With the warm water and coming rain and storms, will El Niño be a godsend for surfers, or will the negatives outweigh the benefits? It is hard to answer that question with complete certainty, but some predictions can be made. It is important to remember that one high pressure system from the North can ruin the whole party.
What is it?
One fact to keep in mind is that the El Niño creates forecasts, not weather patterns themselves. The warm water, combined with high pressure in the western Pacific and low pressure in the eastern Pacific, can cause cooler and wetter winters in California, with more chance of flooding in Southern California and more mild storms to the north. This can increase surf, but can cause rip currents and other dangerous conditions. Some of the effects of these conditions have already been seen in the record-setting amount of large named hurricanes in the Pacific.
Why should surfers care?
Now back to the central question: what does this mean for surfers? If you look at El Niños historically, they have led to major swells. If the comparisons to the last major El Niño event hold, the swells in the western United States should be well above average, with more westerly angles. For surfers in the Eastern United States, this is probably bad news, as the El Niño conditions will more than likely mean less or smaller swells than average. Surfers in Hawaii may have the largest swells of all, since the proximity of the Jetstream and the warmer waters causing the El Niño event should combine to create extra large swells.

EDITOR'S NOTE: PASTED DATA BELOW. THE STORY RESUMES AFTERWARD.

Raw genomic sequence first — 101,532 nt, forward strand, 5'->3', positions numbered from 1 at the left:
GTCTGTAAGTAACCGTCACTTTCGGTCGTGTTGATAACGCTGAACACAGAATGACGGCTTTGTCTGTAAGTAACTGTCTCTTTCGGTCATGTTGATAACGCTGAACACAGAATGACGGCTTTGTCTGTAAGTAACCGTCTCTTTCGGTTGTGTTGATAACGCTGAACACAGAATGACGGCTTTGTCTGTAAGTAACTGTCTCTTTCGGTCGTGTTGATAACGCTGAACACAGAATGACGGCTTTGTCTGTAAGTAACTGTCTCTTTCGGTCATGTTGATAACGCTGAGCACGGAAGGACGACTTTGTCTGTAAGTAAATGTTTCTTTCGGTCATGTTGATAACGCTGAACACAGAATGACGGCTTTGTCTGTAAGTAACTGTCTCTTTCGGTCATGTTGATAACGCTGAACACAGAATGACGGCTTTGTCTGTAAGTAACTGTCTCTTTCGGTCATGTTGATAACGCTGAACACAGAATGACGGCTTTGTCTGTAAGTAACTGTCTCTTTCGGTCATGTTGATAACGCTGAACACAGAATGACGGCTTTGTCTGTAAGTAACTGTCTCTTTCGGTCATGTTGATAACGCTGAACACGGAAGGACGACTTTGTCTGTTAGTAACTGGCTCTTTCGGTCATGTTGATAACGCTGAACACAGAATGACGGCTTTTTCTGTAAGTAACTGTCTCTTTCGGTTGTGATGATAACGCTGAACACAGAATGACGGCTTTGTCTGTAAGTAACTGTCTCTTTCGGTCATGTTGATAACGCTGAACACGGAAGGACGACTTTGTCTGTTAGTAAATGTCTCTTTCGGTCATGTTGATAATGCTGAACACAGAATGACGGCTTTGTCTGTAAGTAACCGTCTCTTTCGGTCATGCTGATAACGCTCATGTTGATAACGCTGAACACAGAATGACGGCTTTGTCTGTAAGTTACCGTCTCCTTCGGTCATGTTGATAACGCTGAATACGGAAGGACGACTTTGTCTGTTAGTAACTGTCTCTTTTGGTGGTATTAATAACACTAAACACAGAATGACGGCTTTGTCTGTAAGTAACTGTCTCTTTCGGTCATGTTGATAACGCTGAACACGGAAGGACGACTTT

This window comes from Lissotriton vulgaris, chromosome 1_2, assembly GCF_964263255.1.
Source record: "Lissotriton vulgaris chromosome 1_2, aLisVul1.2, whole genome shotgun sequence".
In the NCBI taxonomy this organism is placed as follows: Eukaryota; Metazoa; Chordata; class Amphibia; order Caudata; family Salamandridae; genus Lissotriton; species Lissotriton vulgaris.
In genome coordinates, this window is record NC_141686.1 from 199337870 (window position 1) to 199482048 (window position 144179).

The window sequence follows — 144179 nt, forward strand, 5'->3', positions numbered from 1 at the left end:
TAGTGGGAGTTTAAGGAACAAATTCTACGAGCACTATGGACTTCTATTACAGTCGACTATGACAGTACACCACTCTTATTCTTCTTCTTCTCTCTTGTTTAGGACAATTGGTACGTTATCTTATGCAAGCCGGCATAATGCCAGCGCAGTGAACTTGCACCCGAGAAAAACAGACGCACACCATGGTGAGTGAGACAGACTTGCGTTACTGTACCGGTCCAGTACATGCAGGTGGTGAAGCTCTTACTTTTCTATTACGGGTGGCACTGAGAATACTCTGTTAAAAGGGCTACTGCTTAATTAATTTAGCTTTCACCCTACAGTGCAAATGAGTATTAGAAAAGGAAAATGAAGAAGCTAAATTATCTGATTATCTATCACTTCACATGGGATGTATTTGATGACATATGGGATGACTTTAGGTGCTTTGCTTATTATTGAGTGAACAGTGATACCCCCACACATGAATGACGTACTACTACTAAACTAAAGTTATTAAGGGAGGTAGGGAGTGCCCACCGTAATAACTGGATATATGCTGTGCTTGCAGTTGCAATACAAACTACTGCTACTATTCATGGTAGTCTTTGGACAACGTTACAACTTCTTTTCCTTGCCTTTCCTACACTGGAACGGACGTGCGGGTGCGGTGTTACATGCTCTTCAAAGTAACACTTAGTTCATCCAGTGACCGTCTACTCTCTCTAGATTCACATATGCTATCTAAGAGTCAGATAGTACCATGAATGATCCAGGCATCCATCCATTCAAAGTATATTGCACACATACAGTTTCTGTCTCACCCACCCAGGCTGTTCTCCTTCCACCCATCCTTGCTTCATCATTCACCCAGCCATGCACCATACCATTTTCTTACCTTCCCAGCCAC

All of this is a mixed bag, especially since the largest swells in western North America will be from the northwest into Canada. Indonesia and some of the Polynesian islands will also see some of the largest swells, if the forecasts are correct. It would seem that conditions in Australia will be lower than average, as the southern parts of the Pacific usually see higher wave activities in La Nina years.
One thing a surfer can be sure of is that the El Niño will cause changes in the swells from previous years. Those changes will vary, depending on where you will be surfing, but it would seem that some of the best surf will be in the western US and Canada, Hawaii and Indonesia. It is important to know your limits and abilities in order to determine whether or not you should paddle out. The changes in weather conditions should really become apparent in January. Beyond that, for surfers in California, the amount of rain possible can cause unsafe conditions on the beach, but this only happens once every 10 years or so…do you really want to miss it?